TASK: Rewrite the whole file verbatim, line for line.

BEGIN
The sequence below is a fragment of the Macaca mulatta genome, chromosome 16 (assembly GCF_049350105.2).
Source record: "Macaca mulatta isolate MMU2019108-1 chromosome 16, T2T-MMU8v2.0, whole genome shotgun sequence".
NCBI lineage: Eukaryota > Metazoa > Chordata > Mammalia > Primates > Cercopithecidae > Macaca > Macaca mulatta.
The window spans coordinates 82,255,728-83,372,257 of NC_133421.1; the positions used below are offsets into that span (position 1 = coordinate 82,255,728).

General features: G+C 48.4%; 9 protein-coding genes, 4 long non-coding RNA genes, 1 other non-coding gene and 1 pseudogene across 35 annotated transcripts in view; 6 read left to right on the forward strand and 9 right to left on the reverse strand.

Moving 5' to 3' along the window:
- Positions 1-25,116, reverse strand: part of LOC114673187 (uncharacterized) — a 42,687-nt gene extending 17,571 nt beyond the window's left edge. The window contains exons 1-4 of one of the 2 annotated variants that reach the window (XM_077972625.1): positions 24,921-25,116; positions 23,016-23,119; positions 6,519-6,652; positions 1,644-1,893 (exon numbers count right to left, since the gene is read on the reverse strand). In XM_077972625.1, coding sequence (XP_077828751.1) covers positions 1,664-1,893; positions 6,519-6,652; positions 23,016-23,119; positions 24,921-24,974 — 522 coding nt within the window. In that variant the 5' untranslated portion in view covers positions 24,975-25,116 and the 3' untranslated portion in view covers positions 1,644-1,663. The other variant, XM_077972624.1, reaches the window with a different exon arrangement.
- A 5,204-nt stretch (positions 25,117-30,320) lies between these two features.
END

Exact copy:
The sequence below is a fragment of the Macaca mulatta genome, chromosome 16 (assembly GCF_049350105.2).
Source record: "Macaca mulatta isolate MMU2019108-1 chromosome 16, T2T-MMU8v2.0, whole genome shotgun sequence".
NCBI lineage: Eukaryota > Metazoa > Chordata > Mammalia > Primates > Cercopithecidae > Macaca > Macaca mulatta.
The window spans coordinates 82,255,728-83,372,257 of NC_133421.1; the positions used below are offsets into that span (position 1 = coordinate 82,255,728).

General features: G+C 48.4%; 9 protein-coding genes, 4 long non-coding RNA genes, 1 other non-coding gene and 1 pseudogene across 35 annotated transcripts in view; 6 read left to right on the forward strand and 9 right to left on the reverse strand.

Moving 5' to 3' along the window:
- Positions 1-25,116, reverse strand: part of LOC114673187 (uncharacterized) — a 42,687-nt gene extending 17,571 nt beyond the window's left edge. The window contains exons 1-4 of one of the 2 annotated variants that reach the window (XM_077972625.1): positions 24,921-25,116; positions 23,016-23,119; positions 6,519-6,652; positions 1,644-1,893 (exon numbers count right to left, since the gene is read on the reverse strand). In XM_077972625.1, coding sequence (XP_077828751.1) covers positions 1,664-1,893; positions 6,519-6,652; positions 23,016-23,119; positions 24,921-24,974 — 522 coding nt within the window. In that variant the 5' untranslated portion in view covers positions 24,975-25,116 and the 3' untranslated portion in view covers positions 1,644-1,663. The other variant, XM_077972624.1, reaches the window with a different exon arrangement.
- A 5,204-nt stretch (positions 25,117-30,320) lies between these two features.